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Someone please suggest me about oganize system design of my company RRS feed

  • Question

  • Hi

    I am newbie  

    I am a programmer , My company work around ERP system , I am dealing with Purchase and Account project  My probleam are

    1. My work Always late ,  my work have to fix many , many time because i have to rethinking what i have done , Is writing flow diagram  can fix this  But I have read that Writing flow will scope my mind to thinking

    2.Now , my way of thinking always opposite to my senior project , Because i always care about BigO , Formula , calculation and the the correctly tool in my function   for example 1 function have dataset with datable when i need to search  or get something , the way i have done is i will correct all way which can search  or get   datatable (Sometime to know ) I know  how to do but i am not sure that this is the best way , i will test all data correction before i use them . BUT i team always think about interface , data correcting and


    3. 2 code can work perfectly but i prefer to use 2 code because i think less connection will always better , the problem is i have to take a lot of time and the risk of  bug increase.

    Is my way of thinking wrong ?

    Saturday, October 26, 2013 1:50 PM

Answers

  • Hi,

    I am terribly sorry but I can't understand most of your question; I'm afraid that your usage of English is too much of a barrier. However, the first point seems to be clear: you need to fix your code a lot of times and rethink what you have done, and you are asking whether a flow diagram can fix this.

    If you are a complete newbie, then yes, a flow diagram can help you get in the proper frame of mind to better understand what you are doing. However, as you become more proficient, you will find that in practice you almost never need to draw any flow diagram. The reason is that modern styles of programming encourage you to write very small units of code, where each of them is basically linear, maybe with a single loop or perhaps one or two conditional statements (which may, in turn, call additional units). In this context, a "unit" is a minimal fragment of code such as a method or a property. You will typically add a unit testing project to your solution, which tests the individual units separately so that errors are caught before they accumulate at a higher level. Each of the units is simple enough that you understand it at first sight, and therefore flow diagrams become superfluous.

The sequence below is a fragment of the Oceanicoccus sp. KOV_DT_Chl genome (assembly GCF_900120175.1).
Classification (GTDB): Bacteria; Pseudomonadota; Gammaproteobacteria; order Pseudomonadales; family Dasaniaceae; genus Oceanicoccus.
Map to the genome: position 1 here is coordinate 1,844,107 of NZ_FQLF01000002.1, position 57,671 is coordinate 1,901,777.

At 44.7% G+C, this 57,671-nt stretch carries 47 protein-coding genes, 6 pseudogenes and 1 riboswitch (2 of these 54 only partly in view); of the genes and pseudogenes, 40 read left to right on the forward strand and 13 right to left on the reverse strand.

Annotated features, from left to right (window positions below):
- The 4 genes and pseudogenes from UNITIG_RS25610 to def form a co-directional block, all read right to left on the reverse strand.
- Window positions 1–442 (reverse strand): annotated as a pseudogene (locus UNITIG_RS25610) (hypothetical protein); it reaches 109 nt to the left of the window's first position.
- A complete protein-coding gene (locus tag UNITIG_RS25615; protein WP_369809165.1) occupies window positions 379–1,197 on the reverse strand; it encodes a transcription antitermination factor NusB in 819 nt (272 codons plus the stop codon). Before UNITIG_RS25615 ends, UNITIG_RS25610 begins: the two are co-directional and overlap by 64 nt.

Modern development tools such as Visual Studio Ultimate can examine your code and provide you with a measure that is called "cyclomatic complexity". Grossly speaking, cyclomatic complexity is basically a measure of the number of paths of execution within a unit of code. Ideally, you should try to keep cyclomatic complexity low. A value that you see frequently mentioned is 10. If your cyclomatic complexity is greater that that, you should break your code into smaller pieces. If you keep your cyclomatic complexity sufficiently low, then your code should be straightforward enough to understand it without the need for a flow diagram.

    Saturday, October 26, 2013 6:54 PM